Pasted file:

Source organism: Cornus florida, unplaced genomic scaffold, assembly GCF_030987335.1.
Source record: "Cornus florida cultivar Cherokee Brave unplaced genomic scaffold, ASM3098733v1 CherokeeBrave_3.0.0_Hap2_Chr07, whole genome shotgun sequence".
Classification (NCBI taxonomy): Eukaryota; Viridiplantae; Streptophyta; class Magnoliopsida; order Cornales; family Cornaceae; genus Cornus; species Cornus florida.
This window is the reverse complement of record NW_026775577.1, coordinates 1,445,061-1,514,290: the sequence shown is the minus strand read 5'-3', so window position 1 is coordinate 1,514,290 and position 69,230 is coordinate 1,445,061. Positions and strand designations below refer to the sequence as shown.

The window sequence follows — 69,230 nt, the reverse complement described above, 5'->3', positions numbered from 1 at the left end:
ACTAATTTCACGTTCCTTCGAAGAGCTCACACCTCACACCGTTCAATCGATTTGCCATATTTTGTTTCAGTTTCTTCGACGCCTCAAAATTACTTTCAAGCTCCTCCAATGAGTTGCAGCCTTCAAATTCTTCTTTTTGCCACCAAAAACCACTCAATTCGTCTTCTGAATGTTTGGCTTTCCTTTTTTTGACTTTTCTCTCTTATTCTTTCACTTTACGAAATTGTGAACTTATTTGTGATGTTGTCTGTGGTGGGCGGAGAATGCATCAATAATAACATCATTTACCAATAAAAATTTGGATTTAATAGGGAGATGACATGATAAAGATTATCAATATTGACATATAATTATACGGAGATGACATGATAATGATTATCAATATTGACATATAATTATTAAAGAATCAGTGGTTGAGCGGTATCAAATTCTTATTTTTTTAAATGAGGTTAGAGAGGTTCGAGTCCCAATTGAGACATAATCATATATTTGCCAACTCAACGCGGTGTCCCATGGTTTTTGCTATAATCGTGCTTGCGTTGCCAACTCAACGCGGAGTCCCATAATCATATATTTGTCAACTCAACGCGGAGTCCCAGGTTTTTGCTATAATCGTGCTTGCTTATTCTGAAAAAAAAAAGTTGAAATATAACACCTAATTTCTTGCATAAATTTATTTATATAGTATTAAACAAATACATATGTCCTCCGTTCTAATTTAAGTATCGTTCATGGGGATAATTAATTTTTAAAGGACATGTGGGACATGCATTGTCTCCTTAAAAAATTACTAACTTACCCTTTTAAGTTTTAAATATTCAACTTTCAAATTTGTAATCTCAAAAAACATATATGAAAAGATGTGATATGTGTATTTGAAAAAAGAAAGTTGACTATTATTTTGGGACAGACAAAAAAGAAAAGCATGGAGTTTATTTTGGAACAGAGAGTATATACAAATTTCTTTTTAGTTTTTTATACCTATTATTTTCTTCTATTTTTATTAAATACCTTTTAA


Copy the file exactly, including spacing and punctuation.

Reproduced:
Source organism: Cornus florida, unplaced genomic scaffold, assembly GCF_030987335.1.
Source record: "Cornus florida cultivar Cherokee Brave unplaced genomic scaffold, ASM3098733v1 CherokeeBrave_3.0.0_Hap2_Chr07, whole genome shotgun sequence".
Classification (NCBI taxonomy): Eukaryota; Viridiplantae; Streptophyta; class Magnoliopsida; order Cornales; family Cornaceae; genus Cornus; species Cornus florida.
This window is the reverse complement of record NW_026775577.1, coordinates 1,445,061-1,514,290: the sequence shown is the minus strand read 5'-3', so window position 1 is coordinate 1,514,290 and position 69,230 is coordinate 1,445,061. Positions and strand designations below refer to the sequence as shown.

The window sequence follows — 69,230 nt, the reverse complement described above, 5'->3', positions numbered from 1 at the left end:
ACTAATTTCACGTTCCTTCGAAGAGCTCACACCTCACACCGTTCAATCGATTTGCCATATTTTGTTTCAGTTTCTTCGACGCCTCAAAATTACTTTCAAGCTCCTCCAATGAGTTGCAGCCTTCAAATTCTTCTTTTTGCCACCAAAAACCACTCAATTCGTCTTCTGAATGTTTGGCTTTCCTTTTTTTGACTTTTCTCTCTTATTCTTTCACTTTACGAAATTGTGAACTTATTTGTGATGTTGTCTGTGGTGGGCGGAGAATGCATCAATAATAACATCATTTACCAATAAAAATTTGGATTTAATAGGGAGATGACATGATAAAGATTATCAATATTGACATATAATTATACGGAGATGACATGATAATGATTATCAATATTGACATATAATTATTAAAGAATCAGTGGTTGAGCGGTATCAAATTCTTATTTTTTTAAATGAGGTTAGAGAGGTTCGAGTCCCAATTGAGACATAATCATATATTTGCCAACTCAACGCGGTGTCCCATGGTTTTTGCTATAATCGTGCTTGCGTTGCCAACTCAACGCGGAGTCCCATAATCATATATTTGTCAACTCAACGCGGAGTCCCAGGTTTTTGCTATAATCGTGCTTGCTTATTCTGAAAAAAAAAAGTTGAAATATAACACCTAATTTCTTGCATAAATTTATTTATATAGTATTAAACAAATACATATGTCCTCCGTTCTAATTTAAGTATCGTTCATGGGGATAATTAATTTTTAAAGGACATGTGGGACATGCATTGTCTCCTTAAAAAATTACTAACTTACCCTTTTAAGTTTTAAATATTCAACTTTCAAATTTGTAATCTCAAAAAACATATATGAAAAGATGTGATATGTGTATTTGAAAAAAGAAAGTTGACTATTATTTTGGGACAGACAAAAAAGAAAAGCATGGAGTTTATTTTGGAACAGAGAGTATATACAAATTTCTTTTTAGTTTTTTATACCTATTATTTTCTTCTATTTTTATTAAATACCTTTTAA